Crossroads Church KC Fall UpdateAuthor: AJ | Filed under: Blog
As you might recall, back in June we were meeting outside and reminding our people that being the church didn’t require a building. Then the Arts Incubator reopened its doors after a two week closure, and we thought our weekly services were back on track.
But without warning, a week later the Arts Incubator closed for good.
There was no press release, just a final board meeting, and the Incubator, one of downtown’s anchor art destinations, was dissolved due to financial issues.
You can read some of my thoughts on that here.
Our community was shocked, as were the Incubator’s other artists and tenants. Within a few days, we were moving our equipment to a corner of my basement. I told our folks, “God may want to keep us light on our feet for awhile. We don’t need a weekly service to love and serve our community.”
Our plan was to continue meeting in homes as City groups indefinitely.
In the meantime, I shot an email to Dave Sullivan, the director of another downtown nonprofit, ArtsTech, and asked him if their space got much traffic on Sundays. ArtsTech uses the arts to mentor at-risk high school students, and we knew Dave because a few of us had volunteered at a fundraiser late in 2010.
A couple days later, Dave and I sat down for coffee and I explained our predicament. Within 30 minutes, he had offered me a set of keys to the ArtsTech building.
As shocked as I was when the Arts Incubator closed its doors, seeing the doors to ArtsTech swing open may have been a bigger surprise.
Mere days after telling our crowd that Crossroads was going underground for the foreseeable future, I was updating them again: Hey…apparently God wants us to keep having these informal services after all.
You can’t make this stuff up. We’re deeply grateful to be at ArtsTech, and we see it as an ideal staging area for Crossroads, because we’re embedded in the arts community, serving our city, and surrounded by people we can love and befriend.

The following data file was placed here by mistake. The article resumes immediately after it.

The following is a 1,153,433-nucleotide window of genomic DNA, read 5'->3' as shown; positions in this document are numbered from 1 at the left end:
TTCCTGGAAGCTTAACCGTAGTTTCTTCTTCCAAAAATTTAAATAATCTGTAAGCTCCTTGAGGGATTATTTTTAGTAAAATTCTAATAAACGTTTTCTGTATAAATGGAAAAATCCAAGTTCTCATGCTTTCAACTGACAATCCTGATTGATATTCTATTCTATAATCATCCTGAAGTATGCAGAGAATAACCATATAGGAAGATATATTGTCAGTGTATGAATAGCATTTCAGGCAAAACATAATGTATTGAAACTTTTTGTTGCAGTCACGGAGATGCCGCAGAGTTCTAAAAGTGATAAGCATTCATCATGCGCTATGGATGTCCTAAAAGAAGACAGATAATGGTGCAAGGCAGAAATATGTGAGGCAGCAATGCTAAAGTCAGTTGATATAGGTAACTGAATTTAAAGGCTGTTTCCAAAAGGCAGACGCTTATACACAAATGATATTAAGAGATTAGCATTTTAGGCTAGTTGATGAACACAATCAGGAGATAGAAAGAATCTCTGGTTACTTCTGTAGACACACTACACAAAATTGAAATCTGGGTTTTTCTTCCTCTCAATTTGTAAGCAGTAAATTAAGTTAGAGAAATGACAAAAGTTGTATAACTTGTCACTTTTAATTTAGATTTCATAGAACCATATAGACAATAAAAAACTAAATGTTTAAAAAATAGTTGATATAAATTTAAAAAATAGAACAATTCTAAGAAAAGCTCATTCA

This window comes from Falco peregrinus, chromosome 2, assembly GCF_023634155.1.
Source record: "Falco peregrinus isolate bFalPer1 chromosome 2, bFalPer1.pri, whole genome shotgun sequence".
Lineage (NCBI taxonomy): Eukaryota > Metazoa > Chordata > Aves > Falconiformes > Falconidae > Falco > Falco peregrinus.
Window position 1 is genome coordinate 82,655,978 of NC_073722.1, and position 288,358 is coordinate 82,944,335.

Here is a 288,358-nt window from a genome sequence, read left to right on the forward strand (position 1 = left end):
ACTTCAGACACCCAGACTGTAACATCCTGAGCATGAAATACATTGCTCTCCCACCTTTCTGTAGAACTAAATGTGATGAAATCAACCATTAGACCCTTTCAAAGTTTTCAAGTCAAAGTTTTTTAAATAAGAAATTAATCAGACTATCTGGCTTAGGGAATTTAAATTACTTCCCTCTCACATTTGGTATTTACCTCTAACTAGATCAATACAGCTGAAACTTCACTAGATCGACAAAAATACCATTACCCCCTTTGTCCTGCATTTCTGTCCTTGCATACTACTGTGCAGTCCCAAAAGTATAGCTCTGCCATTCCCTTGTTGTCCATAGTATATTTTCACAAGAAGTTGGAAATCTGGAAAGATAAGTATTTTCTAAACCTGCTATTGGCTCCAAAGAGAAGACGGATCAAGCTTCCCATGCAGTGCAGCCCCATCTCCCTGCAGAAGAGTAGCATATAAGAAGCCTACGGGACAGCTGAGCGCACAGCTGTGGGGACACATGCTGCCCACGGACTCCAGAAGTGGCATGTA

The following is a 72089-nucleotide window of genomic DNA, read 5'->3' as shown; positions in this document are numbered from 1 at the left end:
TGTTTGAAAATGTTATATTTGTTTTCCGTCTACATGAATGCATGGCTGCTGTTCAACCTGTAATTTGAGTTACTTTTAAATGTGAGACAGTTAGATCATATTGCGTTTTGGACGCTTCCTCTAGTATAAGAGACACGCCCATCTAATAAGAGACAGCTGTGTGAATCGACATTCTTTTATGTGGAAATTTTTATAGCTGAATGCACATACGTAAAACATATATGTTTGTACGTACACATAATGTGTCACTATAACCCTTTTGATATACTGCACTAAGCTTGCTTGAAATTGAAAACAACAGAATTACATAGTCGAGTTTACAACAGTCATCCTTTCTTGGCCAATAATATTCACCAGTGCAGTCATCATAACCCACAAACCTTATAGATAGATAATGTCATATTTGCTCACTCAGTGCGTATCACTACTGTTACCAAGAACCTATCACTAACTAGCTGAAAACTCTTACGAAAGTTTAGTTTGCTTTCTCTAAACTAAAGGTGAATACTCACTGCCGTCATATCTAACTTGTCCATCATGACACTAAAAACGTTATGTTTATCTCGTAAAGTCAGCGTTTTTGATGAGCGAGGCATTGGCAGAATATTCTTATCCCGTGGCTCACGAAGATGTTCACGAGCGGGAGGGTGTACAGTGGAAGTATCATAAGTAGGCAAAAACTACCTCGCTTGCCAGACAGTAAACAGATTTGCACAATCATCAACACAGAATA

However, we don’t believe a visible church service is the barometer of our success. More important are the roots we sink downtown for the long haul, the neighbors we know by name, and the number of people who are encountering Jesus through our lives and words.
Steven and Abbey bought a 100-year-old house by downtown, moved in, and started renovating. They’re expecting their first baby, but they’ll stay in the city, keep having people over, and continue to make their front porch a living room for neighbors.
Ruth, Anne and Bethany share an apartment by the Crossroads District because they want real community. They invite friends into their circle, host parties, and see their career tracks in marketing and medicine as missionary callings.
John and Hailey moved into the city because they wanted to be at ground zero. John found a job in the Crossroads District and bikes to work. In the evenings, they can watch the downtown sunset from a deck they share with neighbors.
This incarnational,“moving into the neighborhood” is a slower work, but thanks to the Spirit, it’s happening. We’re thankful for the growing number of friends we have downtown, the handful who have met Jesus, and the growing number of people who are having their imaginations stirred by a Jesus they don’t yet know.
We’d appreciate your prayers for more of the same.